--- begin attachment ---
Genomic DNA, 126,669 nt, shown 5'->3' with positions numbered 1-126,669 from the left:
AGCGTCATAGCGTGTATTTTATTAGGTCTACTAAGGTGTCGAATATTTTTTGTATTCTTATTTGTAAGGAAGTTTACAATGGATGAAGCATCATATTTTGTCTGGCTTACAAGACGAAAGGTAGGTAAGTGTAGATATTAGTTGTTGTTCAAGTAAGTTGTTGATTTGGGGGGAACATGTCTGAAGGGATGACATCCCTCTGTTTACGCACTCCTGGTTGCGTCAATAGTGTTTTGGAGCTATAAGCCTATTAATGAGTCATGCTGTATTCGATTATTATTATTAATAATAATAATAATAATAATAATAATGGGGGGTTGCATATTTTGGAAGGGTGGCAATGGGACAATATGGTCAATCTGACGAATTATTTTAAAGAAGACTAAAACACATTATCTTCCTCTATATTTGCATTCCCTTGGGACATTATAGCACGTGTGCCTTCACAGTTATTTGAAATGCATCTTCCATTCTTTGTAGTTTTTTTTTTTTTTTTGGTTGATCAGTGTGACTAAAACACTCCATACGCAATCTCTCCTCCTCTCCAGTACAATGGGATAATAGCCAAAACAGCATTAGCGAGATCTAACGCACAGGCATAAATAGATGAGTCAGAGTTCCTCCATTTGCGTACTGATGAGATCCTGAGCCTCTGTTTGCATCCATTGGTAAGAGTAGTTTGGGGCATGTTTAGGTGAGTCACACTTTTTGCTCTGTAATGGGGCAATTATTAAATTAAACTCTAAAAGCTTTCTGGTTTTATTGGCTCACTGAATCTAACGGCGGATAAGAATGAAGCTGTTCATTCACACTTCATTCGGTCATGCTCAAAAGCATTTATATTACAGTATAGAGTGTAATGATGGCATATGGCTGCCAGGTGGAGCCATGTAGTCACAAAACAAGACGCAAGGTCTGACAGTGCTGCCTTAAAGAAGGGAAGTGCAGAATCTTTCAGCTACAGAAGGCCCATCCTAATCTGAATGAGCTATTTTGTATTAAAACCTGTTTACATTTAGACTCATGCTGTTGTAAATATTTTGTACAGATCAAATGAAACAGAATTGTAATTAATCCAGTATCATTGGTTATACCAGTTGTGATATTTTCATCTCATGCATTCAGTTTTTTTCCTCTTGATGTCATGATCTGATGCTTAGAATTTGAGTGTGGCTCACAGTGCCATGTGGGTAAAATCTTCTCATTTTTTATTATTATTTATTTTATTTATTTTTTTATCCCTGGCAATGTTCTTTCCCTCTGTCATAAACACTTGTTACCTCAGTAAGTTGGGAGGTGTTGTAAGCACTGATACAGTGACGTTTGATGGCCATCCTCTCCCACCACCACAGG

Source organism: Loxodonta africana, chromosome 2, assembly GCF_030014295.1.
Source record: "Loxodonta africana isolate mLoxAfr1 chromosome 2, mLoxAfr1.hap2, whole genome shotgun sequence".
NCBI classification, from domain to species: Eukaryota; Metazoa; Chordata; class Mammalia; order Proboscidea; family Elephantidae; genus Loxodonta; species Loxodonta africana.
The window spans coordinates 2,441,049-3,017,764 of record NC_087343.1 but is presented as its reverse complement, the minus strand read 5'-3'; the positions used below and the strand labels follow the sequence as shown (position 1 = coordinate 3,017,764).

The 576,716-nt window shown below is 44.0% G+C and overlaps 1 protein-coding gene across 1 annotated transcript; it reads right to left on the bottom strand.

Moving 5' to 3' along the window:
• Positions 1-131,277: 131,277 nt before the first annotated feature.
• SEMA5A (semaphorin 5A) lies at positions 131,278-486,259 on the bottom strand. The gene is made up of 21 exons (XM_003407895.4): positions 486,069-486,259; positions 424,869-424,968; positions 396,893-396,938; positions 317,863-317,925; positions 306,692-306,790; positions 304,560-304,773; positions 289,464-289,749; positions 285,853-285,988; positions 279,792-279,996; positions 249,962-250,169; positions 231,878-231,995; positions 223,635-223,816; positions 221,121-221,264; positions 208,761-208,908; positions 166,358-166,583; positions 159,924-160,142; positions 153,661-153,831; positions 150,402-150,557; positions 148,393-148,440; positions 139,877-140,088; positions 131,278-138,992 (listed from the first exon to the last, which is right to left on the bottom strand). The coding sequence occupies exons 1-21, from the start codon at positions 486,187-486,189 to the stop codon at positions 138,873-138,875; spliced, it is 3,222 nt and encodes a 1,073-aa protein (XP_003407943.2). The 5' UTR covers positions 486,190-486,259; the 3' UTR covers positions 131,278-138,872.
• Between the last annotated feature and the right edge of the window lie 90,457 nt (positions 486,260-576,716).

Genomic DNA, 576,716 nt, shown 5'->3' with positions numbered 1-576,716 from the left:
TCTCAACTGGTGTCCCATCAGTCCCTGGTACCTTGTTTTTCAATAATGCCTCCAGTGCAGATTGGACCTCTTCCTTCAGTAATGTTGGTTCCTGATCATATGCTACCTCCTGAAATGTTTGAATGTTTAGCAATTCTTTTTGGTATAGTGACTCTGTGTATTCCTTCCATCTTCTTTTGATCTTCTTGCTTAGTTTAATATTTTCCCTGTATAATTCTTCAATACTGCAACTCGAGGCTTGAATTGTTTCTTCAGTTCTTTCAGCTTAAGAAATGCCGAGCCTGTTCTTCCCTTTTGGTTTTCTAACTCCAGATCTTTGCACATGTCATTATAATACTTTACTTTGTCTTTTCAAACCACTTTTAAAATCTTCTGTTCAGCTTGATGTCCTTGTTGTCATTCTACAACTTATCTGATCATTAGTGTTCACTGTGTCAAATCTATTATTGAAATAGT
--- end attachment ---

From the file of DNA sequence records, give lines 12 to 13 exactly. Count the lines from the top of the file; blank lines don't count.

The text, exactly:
Genomic DNA, 576,716 nt, shown 5'->3' with positions numbered 1-576,716 from the left:
TCTCAACTGGTGTCCCATCAGTCCCTGGTACCTTGTTTTTCAATAATGCCTCCAGTGCAGATTGGACCTCTTCCTTCAGTAATGTTGGTTCCTGATCATATGCTACCTCCTGAAATGTTTGAATGTTTAGCAATTCTTTTTGGTATAGTGACTCTGTGTATTCCTTCCATCTTCTTTTGATCTTCTTGCTTAGTTTAATATTTTCCCTGTATAATTCTTCAATACTGCAACTCGAGGCTTGAATTGTTTCTTCAGTTCTTTCAGCTTAAGAAATGCCGAGCCTGTTCTTCCCTTTTGGTTTTCTAACTCCAGATCTTTGCACATGTCATTATAATACTTTACTTTGTCTTTTCAAACCACTTTTAAAATCTTCTGTTCAGCTTGATGTCCTTGTTGTCATTCTACAACTTATCTGATCATTAGTGTTCACTGTGTCAAATCTATTATTGAAATAGT